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UK lawmakers consider banning end-to-end encryption but use it themselves to avoid transparency

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End-to-end encryption is once again under attack by authorities, this time in the UK and, once again, the idea is to undermine this fundamental feature of internet security by forcing tech companies to install backdoors in their apps and services.

UK’s Home Office wants to force Facebook to undermine the security of its products – Messenger, WhatsApp, and Instagram chat – in order to allow both police and spy agencies access to conversations they wish to see.

As security experts have been warning for years, once such a vulnerability is present, it can be used by anyone, including criminals and other bad actors – but British law enforcement and politicians pushing the idea still seem to think that they will be the only ones exploiting it.

In fact, the Home Office went as far as to declare end-to-end encryption “an unacceptable risk” to user safety and even to society – instead of recognizing that eroding encryption brings with it the threat of mass surveillance under the assumption that everyone’s a criminal, as organizations like the Open Rights Group are warning.

This privacy group also urged PM Boris Johnson not to abandon his dying libertarian instincts and go along with what are said to be dangerous and Orwellian impulses of the country’s law enforcement.

Facebook has in the past defended its deployment of end-to-end encryption as a way to keep users and their private information safe from hackers and thieves.

As is so often the case when authorities promote the demise of end-to-end encryption, the way they justify it is by citing the need to protect children from online predators, or prevent terrorists and other criminals from communicating.

The way the UK plans to force Facebook to comply and build in backdoors is thought to be by using legal orders called “technical capability notices.”

These secret notices were ushered as part of the Investigatory Powers Act passed in 2016, in response to Edward Snowden’s revelations about mass surveillance carried out by the US and the UK.

The act was at the time blasted by activists, including Snowden himself, as allowing for the most extreme surveillance ever enacted in western democracies.

Yet, while politicians are considering an attempt to ban end-to-end encryption, it’s also politicians that are making the most of it to prevent investigations into what they’re been up to.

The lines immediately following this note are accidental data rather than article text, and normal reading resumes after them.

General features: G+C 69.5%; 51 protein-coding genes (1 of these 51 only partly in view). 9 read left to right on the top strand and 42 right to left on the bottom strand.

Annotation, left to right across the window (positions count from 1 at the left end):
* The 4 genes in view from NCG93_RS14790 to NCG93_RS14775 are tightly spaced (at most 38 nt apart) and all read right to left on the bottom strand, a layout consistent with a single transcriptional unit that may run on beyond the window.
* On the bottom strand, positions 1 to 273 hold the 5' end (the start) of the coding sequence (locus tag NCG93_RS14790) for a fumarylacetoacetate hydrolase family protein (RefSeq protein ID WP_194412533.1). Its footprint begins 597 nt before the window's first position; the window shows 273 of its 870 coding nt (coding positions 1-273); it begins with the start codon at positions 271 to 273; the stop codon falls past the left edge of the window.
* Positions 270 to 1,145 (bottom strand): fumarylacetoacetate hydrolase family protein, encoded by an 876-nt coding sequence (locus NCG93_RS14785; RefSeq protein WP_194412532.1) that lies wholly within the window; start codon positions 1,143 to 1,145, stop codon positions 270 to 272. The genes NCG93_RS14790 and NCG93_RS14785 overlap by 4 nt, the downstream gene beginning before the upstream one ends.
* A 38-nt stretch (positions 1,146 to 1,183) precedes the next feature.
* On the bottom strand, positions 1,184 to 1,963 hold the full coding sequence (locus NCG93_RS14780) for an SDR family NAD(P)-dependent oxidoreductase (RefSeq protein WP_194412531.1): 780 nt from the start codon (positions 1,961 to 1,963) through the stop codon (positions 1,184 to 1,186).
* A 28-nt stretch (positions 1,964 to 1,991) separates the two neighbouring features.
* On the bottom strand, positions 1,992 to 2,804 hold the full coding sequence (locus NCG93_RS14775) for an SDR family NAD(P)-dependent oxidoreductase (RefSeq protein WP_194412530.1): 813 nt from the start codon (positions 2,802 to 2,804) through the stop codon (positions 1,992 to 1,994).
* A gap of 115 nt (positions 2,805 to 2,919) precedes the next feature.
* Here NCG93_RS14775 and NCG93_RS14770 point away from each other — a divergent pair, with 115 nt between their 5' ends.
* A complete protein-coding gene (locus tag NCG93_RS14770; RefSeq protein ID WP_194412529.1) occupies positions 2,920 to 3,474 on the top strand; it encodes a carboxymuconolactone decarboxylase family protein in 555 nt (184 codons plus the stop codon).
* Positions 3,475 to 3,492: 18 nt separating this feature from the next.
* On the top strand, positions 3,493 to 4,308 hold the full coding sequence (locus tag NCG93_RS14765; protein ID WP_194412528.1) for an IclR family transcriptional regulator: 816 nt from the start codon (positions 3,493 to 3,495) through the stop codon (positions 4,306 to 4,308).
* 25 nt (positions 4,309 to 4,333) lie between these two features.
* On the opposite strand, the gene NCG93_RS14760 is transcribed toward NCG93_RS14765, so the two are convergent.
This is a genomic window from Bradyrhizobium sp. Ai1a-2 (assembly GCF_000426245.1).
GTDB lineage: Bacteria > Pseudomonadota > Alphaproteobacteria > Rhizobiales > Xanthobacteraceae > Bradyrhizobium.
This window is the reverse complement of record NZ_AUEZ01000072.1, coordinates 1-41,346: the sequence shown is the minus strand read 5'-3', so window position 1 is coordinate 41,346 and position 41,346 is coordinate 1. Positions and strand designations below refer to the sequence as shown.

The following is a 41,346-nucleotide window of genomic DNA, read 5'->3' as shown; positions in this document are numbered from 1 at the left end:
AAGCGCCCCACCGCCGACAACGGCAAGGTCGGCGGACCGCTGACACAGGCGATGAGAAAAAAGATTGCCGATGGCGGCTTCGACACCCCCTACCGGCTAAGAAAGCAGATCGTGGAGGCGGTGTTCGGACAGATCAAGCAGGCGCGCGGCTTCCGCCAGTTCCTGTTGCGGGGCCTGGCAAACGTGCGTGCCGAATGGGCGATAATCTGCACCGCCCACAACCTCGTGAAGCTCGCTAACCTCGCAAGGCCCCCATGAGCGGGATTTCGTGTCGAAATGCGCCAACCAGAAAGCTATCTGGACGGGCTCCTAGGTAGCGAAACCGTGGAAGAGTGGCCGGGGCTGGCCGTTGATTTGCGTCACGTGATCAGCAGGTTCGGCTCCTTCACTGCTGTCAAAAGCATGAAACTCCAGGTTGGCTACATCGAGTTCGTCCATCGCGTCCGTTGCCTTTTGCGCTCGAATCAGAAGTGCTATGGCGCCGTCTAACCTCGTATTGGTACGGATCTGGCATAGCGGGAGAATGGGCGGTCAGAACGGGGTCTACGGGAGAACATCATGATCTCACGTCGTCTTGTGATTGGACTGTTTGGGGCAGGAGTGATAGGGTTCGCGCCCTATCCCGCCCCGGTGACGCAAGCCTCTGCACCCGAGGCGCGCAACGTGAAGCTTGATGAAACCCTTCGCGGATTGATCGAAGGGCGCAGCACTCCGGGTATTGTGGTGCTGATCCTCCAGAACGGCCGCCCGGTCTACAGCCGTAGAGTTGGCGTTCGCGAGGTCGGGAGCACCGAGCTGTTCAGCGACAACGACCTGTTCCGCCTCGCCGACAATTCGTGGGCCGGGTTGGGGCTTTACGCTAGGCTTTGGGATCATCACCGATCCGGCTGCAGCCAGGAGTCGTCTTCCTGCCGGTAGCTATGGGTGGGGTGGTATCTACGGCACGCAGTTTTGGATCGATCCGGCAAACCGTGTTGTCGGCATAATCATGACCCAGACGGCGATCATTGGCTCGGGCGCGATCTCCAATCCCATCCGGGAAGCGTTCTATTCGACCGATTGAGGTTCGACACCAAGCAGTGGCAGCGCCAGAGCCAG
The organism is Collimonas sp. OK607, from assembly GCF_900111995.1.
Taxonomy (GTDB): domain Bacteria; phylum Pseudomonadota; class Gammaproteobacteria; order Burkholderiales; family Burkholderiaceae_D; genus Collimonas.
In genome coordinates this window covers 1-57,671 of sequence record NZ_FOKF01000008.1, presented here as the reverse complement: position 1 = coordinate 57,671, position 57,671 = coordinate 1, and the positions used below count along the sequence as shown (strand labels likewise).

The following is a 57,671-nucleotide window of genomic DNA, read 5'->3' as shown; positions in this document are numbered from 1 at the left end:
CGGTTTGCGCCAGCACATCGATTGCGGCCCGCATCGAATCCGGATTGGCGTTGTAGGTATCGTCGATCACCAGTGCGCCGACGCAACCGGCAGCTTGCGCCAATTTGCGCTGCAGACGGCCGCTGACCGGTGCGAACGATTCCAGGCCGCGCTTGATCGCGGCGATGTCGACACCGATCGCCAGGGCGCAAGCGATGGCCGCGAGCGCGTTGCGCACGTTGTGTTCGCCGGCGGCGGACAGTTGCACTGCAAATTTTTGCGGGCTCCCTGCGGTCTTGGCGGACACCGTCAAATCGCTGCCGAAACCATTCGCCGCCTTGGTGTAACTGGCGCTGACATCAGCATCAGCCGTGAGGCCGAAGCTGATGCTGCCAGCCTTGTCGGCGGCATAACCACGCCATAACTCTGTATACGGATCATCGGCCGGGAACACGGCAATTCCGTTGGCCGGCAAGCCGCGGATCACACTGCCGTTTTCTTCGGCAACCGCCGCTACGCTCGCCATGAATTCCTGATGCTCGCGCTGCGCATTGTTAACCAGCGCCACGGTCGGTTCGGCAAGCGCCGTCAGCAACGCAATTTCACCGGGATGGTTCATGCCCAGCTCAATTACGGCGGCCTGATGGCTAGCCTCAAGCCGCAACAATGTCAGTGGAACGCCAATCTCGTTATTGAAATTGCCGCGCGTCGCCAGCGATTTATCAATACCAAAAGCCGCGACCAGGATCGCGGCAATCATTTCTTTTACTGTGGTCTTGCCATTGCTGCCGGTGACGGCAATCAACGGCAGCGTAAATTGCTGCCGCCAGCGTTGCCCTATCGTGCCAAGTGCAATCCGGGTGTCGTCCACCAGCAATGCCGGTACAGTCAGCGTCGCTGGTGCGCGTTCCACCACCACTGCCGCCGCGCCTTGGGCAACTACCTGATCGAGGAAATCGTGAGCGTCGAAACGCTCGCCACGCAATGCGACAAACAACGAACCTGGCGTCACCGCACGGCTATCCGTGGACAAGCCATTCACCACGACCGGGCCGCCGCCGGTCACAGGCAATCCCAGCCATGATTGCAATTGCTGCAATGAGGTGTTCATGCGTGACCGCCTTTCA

UK government officials could be banned from using the self-destruct message feature on encrypted messengers such as WhatsApp and Signal, if a recent legal challenge is successful. A public interest group is arguing that encrypted messengers and the self-destruct messages feature could result in lack of accountability.

WhatsApp and Signal are one of the most preferred messengers by government officials in the UK and elsewhere. These platforms come with end-to-end encryption, a level of security that ensures only the sender and recipient can see the messages.

It is not wrong for government officials to prefer secure messaging options. However, they might be using these platforms to shield themselves from accountability; and, as a public servant, there’s a fine line between security and obscurity.

According to a report on the BBC, transparency campaigners have sent a letter to the government arguing the potential lack of accountability should government officials use the self-destruct messages feature.

An official guidance that came into effect in 2013, requires the retaining of official communications by cabinet ministers, but only “if it is needed for substantive discussions or decisions in the course of conducting business.” Per the law, messages between a minister and special advisors on government policy, for example, would need to be retained.

The law mandates the recording and archiving of such communications. However, it is the responsibility of the sender or recipient to record the messages.

A spokesperson for the Cabinet office told BBC that copies of official communications are “retained in line with the guidance.” The spokesperson added that there are “appropriate arrangements” in place to make sure the guidance is followed, and that the arrangements are “kept under periodic review.”

Understandably, some still feel more needs to be done to make sure official communications via encrypted messengers are kept and archived.

The legal challenge has been brought by a non-profit political group called Citizens through the law group Foxglove. The Citizens warned that encrypted messengers’ features carry the risk that our current time might be a “black hole” in history.

“We are in an unprecedented national emergency and we are going to have no records of how decisions were made or even who made them,” a spokesperson for the Citizens added.

“Government business is being conducted under a cloak of secrecy enabled by the tech platforms. The only way we can have any hope of holding power to account or even simply maintaining the historic record is through transparency.”

The group’s letter to the government demands a disclosure on the current measures in place to ensure important official communications are recorded and archived as the law requires. If the group does not receive a satisfactory answer within two weeks, it will proceed to a judicial review.

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